HGTV host Jodi Marks
I was channel surfing this morning when I first thought about writing this post and I stumbled on a show called Girl’s Garage.  It featured three female custom car builder/mechanics taking the viewer through their latest project.  It did not surprise me that three hot women can customize a Mustang and explain each phase of the project in great, credible detail.  But it’s a little odd watching three hot women wearing low-cut t-shirts and plenty of sparkly jewelry in the garage while installing headers and a muffler kit.  It’s hard to tell if they really did do the auto work or if they are just good actors.  On-again-off-again HGTV home improvement show host Jodi Marks looks great too, but when you watch her remodeling a kitchen wearing clothes that are appropriate for the job, you just know she actually did the work (I also researched her just to make sure).  The Girls’s Garage girls?  I’m not so sure.

Danica - not at the track
There are many pictures and videos of Danica Patrick in a bikini and heels in ads for Go Daddy internet services.  She has the body and the attitude to make that work.  She also has the good sense to not dress that way during NASCAR races.  It would destroy her credibility and it wouldn’t be safe.  Like many guys, however, I would love to see that.  Other guys do picture that, right?  I’m not the only one, am I?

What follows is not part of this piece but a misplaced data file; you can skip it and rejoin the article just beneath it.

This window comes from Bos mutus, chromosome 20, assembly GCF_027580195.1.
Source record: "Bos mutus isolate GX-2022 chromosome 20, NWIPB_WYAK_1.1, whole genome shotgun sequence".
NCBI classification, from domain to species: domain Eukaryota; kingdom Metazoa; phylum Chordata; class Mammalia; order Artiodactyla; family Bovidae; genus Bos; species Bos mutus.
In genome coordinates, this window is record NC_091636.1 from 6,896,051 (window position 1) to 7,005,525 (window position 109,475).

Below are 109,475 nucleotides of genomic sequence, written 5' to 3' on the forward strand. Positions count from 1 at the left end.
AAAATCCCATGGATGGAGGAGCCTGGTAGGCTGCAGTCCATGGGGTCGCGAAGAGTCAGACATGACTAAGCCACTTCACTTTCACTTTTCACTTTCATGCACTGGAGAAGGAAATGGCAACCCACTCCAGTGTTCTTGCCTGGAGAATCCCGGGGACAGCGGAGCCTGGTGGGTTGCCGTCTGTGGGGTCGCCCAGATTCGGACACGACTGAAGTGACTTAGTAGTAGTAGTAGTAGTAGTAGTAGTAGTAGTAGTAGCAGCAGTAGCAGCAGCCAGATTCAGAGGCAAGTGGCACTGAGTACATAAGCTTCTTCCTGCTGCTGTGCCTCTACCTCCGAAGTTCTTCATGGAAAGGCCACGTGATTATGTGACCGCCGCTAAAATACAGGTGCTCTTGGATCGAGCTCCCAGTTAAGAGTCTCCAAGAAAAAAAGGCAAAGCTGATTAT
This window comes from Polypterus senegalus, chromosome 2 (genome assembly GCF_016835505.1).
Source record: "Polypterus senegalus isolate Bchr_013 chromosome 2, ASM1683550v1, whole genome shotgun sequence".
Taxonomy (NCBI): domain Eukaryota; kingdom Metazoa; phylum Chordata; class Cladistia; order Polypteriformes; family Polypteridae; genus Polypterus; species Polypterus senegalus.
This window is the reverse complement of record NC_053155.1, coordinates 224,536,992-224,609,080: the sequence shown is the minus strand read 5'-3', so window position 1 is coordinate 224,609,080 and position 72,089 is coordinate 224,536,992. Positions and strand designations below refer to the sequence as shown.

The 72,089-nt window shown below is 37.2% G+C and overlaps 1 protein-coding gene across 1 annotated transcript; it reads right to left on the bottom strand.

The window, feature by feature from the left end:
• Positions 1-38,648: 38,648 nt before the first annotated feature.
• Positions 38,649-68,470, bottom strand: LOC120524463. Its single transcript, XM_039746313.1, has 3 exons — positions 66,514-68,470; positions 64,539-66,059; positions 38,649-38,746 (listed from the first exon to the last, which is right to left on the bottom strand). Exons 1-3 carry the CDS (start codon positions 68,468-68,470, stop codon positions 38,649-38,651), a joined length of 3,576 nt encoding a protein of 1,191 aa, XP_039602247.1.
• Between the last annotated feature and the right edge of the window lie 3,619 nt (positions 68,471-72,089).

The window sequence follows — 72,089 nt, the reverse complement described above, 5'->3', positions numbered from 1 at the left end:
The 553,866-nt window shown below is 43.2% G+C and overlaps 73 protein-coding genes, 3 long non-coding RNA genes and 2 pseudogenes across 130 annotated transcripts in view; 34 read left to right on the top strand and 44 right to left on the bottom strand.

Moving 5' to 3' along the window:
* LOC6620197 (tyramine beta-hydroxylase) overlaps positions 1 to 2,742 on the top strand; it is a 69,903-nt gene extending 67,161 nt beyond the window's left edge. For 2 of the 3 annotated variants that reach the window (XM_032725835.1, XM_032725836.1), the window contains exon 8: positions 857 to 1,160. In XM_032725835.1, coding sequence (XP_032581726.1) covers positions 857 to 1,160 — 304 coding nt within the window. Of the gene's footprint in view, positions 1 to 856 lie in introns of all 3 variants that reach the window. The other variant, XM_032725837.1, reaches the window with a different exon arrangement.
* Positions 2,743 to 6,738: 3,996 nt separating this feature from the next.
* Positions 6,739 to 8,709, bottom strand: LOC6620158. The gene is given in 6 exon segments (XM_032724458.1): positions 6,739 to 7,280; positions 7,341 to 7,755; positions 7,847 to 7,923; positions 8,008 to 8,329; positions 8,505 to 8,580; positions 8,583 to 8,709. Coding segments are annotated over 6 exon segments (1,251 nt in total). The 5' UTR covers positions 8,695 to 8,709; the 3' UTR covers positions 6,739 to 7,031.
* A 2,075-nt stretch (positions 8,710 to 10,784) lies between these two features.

So while Danica sits on the pole in Florida tomorrow, I’ll be sitting on my sofa in Maryland watching the race on TV.  I hope she comes in … second.  As hot as she is, my favorite driver is still Jimmie Johnson.  Gentlemen, uhhh drivers, start your engines!  May the best man, uhhh driver win.

Thursday, February 21, 2013

Tuesday, February 19, 2013

Assorted Goofy Observations



I am really loving my improved vision.  It’s a miracle.

The computer I’m writing on right now is more than five years old.  That’s ancient for computers.  I can get a new one with better specs for half the price I paid for this one.  That’s crazy.

The Daytona 500 is this Sunday.  Seeing that race in person one day is on my bucket list.

I don’t really have a preferred physical ‘type’ of woman I am attracted to.  Although I notice mid sized red heads and brunettes the most, I’ve been involved with all shapes, sizes and colors of females as friends, lovers or some combination.  But today I interviewed a woman of Indian heritage (India Indian not Native American Indian) and it was hard to concentrate on the interview because she was so beautiful. And she reminded me of another beautiful female acquaintance who is also of Indian heritage.  Pattern or coincidence?

My DVR (digital video recorder) enables me to pause or rewind live TV.  That is so weird.